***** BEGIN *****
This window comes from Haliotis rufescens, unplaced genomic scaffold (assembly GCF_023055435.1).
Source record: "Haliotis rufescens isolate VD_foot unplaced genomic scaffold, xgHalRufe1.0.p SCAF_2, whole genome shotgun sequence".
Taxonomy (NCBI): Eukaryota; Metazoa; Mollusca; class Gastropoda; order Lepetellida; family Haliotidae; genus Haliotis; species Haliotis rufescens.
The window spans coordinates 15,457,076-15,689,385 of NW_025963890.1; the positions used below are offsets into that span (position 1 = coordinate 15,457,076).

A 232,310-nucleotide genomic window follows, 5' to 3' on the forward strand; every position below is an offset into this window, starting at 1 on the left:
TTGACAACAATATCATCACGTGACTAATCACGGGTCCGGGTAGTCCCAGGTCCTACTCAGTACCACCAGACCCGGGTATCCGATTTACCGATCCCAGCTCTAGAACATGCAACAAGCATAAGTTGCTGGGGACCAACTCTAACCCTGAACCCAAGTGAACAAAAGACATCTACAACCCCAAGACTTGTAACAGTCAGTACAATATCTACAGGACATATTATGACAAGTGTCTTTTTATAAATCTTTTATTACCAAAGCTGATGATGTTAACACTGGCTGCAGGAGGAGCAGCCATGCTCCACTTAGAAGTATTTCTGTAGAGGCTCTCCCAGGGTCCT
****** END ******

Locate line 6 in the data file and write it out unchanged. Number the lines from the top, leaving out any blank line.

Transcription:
TTGACAACAATATCATCACGTGACTAATCACGGGTCCGGGTAGTCCCAGGTCCTACTCAGTACCACCAGACCCGGGTATCCGATTTACCGATCCCAGCTCTAGAACATGCAACAAGCATAAGTTGCTGGGGACCAACTCTAACCCTGAACCCAAGTGAACAAAAGACATCTACAACCCCAAGACTTGTAACAGTCAGTACAATATCTACAGGACATATTATGACAAGTGTCTTTTTATAAATCTTTTATTACCAAAGCTGATGATGTTAACACTGGCTGCAGGAGGAGCAGCCATGCTCCACTTAGAAGTATTTCTGTAGAGGCTCTCCCAGGGTCCT